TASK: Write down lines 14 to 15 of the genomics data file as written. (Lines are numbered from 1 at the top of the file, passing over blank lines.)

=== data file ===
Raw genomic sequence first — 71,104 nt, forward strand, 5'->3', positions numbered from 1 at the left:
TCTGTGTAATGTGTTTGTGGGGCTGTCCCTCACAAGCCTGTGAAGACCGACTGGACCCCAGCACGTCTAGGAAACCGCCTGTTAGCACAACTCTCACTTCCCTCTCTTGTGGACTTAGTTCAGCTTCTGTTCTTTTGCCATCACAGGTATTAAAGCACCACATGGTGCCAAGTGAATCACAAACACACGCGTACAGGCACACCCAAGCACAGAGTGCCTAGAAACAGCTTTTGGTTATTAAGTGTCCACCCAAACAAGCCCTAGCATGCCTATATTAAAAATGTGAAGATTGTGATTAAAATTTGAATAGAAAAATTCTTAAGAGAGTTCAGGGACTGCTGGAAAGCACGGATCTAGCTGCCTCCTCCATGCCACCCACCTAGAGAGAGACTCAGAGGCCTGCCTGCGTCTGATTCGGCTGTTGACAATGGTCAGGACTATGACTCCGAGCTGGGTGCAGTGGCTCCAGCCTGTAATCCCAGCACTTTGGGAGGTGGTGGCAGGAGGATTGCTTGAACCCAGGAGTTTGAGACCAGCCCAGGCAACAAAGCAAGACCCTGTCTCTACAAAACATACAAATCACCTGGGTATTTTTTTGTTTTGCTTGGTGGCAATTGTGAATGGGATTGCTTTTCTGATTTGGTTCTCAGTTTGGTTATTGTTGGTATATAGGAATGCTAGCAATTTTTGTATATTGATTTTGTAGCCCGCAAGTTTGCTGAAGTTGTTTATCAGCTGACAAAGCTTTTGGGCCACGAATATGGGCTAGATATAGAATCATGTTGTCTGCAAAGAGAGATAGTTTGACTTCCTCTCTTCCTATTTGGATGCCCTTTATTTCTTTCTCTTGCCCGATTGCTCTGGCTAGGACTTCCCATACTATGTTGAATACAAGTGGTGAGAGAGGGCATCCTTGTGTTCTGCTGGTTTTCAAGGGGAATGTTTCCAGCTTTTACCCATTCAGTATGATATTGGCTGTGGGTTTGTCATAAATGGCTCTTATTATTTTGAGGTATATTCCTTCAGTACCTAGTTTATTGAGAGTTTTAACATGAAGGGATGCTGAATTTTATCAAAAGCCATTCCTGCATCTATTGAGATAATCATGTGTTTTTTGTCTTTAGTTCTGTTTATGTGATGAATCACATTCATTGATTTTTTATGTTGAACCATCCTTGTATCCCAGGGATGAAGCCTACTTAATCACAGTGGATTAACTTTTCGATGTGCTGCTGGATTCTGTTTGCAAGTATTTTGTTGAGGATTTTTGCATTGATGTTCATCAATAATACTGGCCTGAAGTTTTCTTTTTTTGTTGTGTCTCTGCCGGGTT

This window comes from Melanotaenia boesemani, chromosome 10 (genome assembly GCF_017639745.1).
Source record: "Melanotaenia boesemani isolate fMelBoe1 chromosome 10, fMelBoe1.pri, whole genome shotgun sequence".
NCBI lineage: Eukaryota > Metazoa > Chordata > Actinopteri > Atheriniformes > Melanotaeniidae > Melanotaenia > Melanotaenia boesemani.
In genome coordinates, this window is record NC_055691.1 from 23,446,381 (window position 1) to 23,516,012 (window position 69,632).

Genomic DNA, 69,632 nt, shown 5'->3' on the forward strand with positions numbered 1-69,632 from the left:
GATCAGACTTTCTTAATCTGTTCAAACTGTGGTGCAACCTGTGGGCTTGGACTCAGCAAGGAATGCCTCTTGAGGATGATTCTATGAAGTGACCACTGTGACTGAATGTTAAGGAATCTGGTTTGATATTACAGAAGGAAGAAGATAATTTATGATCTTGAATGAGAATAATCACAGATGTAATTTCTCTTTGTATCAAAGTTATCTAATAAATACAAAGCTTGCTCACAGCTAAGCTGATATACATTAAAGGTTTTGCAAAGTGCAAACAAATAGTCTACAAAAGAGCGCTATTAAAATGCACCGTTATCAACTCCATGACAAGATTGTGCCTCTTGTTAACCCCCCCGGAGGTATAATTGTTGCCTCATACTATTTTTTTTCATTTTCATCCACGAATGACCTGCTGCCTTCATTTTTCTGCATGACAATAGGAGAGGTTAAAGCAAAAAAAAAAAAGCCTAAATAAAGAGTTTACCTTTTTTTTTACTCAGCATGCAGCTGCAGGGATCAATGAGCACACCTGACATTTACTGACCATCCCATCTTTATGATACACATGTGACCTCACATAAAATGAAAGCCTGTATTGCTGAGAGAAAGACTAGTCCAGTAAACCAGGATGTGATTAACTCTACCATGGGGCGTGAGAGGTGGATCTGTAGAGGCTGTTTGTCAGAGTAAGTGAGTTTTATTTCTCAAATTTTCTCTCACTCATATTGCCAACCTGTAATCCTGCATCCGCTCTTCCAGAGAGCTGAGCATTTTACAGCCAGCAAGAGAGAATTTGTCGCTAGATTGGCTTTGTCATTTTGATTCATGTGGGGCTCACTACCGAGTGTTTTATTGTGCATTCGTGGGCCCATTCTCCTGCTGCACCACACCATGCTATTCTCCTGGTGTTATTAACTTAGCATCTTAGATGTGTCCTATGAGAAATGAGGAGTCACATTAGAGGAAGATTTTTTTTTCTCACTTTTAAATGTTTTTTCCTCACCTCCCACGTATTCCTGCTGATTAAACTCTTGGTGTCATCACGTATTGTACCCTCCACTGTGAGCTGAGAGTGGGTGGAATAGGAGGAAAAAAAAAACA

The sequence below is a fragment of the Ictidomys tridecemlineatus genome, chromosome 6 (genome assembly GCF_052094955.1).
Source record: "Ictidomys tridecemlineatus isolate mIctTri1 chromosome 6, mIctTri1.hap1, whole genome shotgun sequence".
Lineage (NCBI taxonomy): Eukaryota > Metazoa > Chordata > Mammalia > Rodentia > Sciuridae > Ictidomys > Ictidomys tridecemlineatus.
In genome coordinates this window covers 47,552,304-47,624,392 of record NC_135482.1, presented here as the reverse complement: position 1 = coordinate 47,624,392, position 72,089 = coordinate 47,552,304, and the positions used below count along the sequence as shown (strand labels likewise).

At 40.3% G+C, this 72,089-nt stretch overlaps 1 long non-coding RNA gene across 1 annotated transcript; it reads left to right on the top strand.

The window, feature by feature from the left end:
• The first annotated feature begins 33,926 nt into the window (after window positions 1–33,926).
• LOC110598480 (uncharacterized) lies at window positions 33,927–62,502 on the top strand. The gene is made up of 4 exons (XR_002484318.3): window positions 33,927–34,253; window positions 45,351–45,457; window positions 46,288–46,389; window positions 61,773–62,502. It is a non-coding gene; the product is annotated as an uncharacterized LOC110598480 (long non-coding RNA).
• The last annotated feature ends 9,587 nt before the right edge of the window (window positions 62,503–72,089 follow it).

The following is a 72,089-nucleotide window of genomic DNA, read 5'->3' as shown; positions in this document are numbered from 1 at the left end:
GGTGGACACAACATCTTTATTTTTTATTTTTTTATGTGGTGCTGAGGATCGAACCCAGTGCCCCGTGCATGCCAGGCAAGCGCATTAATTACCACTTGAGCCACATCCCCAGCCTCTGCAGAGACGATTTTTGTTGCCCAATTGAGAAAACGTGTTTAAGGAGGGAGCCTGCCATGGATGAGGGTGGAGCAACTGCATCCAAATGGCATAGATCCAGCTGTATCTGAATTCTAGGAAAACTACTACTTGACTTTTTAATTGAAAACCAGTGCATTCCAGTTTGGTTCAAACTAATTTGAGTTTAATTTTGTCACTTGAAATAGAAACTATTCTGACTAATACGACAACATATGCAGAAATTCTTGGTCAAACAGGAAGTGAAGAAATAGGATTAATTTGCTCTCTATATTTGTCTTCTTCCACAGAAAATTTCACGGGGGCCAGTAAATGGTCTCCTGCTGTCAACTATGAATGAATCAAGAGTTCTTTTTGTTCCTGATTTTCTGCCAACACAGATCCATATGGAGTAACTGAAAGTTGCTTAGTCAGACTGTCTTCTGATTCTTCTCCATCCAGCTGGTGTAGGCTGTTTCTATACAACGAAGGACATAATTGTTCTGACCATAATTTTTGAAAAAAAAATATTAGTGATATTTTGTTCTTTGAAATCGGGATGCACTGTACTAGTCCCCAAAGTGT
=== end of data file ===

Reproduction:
The window, feature by feature from the left end:
• The first annotated feature begins 33,926 nt into the window (after window positions 1–33,926).